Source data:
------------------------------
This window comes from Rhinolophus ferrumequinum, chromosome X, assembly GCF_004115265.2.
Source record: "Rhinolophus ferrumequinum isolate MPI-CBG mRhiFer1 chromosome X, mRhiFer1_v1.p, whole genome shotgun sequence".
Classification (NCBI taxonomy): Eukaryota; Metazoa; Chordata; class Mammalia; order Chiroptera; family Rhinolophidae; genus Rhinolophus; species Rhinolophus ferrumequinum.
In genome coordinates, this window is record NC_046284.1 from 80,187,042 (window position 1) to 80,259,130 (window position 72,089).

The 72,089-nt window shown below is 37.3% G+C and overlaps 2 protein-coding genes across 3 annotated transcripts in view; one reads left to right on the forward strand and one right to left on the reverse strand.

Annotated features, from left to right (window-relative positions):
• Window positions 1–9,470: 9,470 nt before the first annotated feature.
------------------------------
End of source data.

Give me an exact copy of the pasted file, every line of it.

This window comes from Rhinolophus ferrumequinum, chromosome X, assembly GCF_004115265.2.
Source record: "Rhinolophus ferrumequinum isolate MPI-CBG mRhiFer1 chromosome X, mRhiFer1_v1.p, whole genome shotgun sequence".
Classification (NCBI taxonomy): Eukaryota; Metazoa; Chordata; class Mammalia; order Chiroptera; family Rhinolophidae; genus Rhinolophus; species Rhinolophus ferrumequinum.
In genome coordinates, this window is record NC_046284.1 from 80,187,042 (window position 1) to 80,259,130 (window position 72,089).

The 72,089-nt window shown below is 37.3% G+C and overlaps 2 protein-coding genes across 3 annotated transcripts in view; one reads left to right on the forward strand and one right to left on the reverse strand.

Annotated features, from left to right (window-relative positions):
• Window positions 1–9,470: 9,470 nt before the first annotated feature.